Midterm elections changed the face of America… a resounding loss for the Democrats

Until November 1894, the Democrats enjoyed a comfortable majority in the US Congress over the Republican Party, whose candidate Benjamin Harrison lost the 1892 presidential election to Grover Cleveland.

Just two years after Cleveland became president, the United States of America witnessed an unprecedented event. After a series of crises experienced by the country, the Democrats lost in the midterm elections a large number of seats in Congress, classifying their loss at the time as the largest political change in the history of the American midterm elections.

A picture of US President McKinley

A picture of US President McKinley

Economic crisis

In the late nineteenth century, the United States witnessed a sharp rise in the prices of a number of basic materials such as wheat. Over the course of 5 years, the cereal sector faced many crises ranging from overproduction to droughts and hurricanes that destroyed crops. By 1893, the wheat market in the United States of America collapsed, and with it many other sectors.

Despite its independence from the wheat market, the railway sector was wracked by the economic crisis. Just 12 days after Cleveland’s inauguration, the Philadelphia and Reading Railroad went bankrupt after accumulating debts. During the Great Panic of 1893, about 50 other railways went bankrupt, and about 30 steel and steel enterprises closed permanently.

As president, the Cleveland Democrat tried to stem the hemorrhage of the economy by convincing Congress that the Sherman Silver Purchase Act should be abandoned.

Portrait of the losing Democratic candidate in 1896, William Jennings Bryan

Portrait of the losing Democratic candidate in 1896, William Jennings Bryan

In addition, the decision to cancel came too late. Because of speculators, who mainly turned to trading in one metal against another, the US gold reserves fell to less than $100 million, which threatened the health of the US economy. In the following period, this situation caused a panic in the money market, which prompted European investors to sell their shares, causing the stock market to crash.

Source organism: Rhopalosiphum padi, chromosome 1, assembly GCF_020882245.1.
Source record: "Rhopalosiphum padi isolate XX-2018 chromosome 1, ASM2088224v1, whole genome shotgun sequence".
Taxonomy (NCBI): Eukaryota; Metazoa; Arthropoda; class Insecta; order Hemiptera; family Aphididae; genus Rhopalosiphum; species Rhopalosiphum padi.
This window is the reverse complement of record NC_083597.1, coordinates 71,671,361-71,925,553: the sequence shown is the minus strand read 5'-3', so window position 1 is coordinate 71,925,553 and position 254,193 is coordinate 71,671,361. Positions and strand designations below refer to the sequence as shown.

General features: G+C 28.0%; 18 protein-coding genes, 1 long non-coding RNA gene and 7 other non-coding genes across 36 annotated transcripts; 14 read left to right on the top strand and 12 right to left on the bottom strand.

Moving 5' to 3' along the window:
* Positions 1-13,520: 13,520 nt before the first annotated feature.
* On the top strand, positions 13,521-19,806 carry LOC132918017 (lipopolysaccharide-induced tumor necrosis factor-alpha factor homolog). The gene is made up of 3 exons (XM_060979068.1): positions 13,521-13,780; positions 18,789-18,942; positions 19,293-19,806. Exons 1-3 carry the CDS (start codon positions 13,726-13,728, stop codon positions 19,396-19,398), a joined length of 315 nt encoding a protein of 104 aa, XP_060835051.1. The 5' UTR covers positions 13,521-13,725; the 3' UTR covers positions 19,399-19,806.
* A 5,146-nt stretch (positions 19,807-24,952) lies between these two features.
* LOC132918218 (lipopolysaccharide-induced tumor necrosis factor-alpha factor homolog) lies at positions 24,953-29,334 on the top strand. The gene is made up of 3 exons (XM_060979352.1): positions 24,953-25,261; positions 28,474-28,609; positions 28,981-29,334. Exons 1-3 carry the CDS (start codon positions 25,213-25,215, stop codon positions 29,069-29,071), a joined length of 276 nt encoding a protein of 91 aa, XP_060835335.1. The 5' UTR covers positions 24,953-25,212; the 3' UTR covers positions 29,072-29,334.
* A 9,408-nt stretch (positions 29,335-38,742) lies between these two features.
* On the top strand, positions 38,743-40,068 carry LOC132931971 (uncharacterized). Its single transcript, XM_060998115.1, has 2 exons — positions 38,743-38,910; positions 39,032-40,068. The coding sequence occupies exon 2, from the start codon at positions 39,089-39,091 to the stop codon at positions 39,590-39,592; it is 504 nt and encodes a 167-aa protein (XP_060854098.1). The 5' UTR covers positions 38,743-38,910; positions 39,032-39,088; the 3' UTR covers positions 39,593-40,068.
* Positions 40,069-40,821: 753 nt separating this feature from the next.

Subsequently, this situation caused the unemployment rate to reach record figures, stabilizing at 19 percent.

Historic political change

Faced with the inability of President Cleveland to find a solution to the crisis, the Republicans in 1894 promoted their program, which was limited to 3 basic points: tariffs, the value and value of the silver standard, and the Cuban War of Independence, on which Cleveland took a neutral position.

On the other hand, a large proportion of Americans tended to search for an alternative to the Democrats to get out of the crisis, coinciding with the leftists mobilizing angry farmers in the West and the American South in favor of the Republican Party in a populist program against Cleveland’s policy. In the industrial sector, workers were dissatisfied with the high unemployment rates and low wages, coinciding with the rise in prices.

In addition, the owners of the means of production feared the possibility of the crisis continuing and the bankruptcy of their institutions.

Picture of Democratic President Cleveland

Picture of Democratic President Cleveland

During the month of November 1894, the results of the midterm elections came as a slap in the face for the Democratic Party, as nearly 90 percent of Democratic Representatives in the Northeast and Midwest lost re-election.

These midterm elections resulted in an absolute political change that was ranked the largest in the history of the United States of America. Coinciding with their loss of five seats in the Senate, the Democrats lost 116 seats in the House of Representatives.

In the 1896 presidential election, the Democrats declined to re-nominate Cleveland and turned to present Nebraska Representative William Jennings Bryan, who in turn lost the presidential race to Republican candidate William McKinley.

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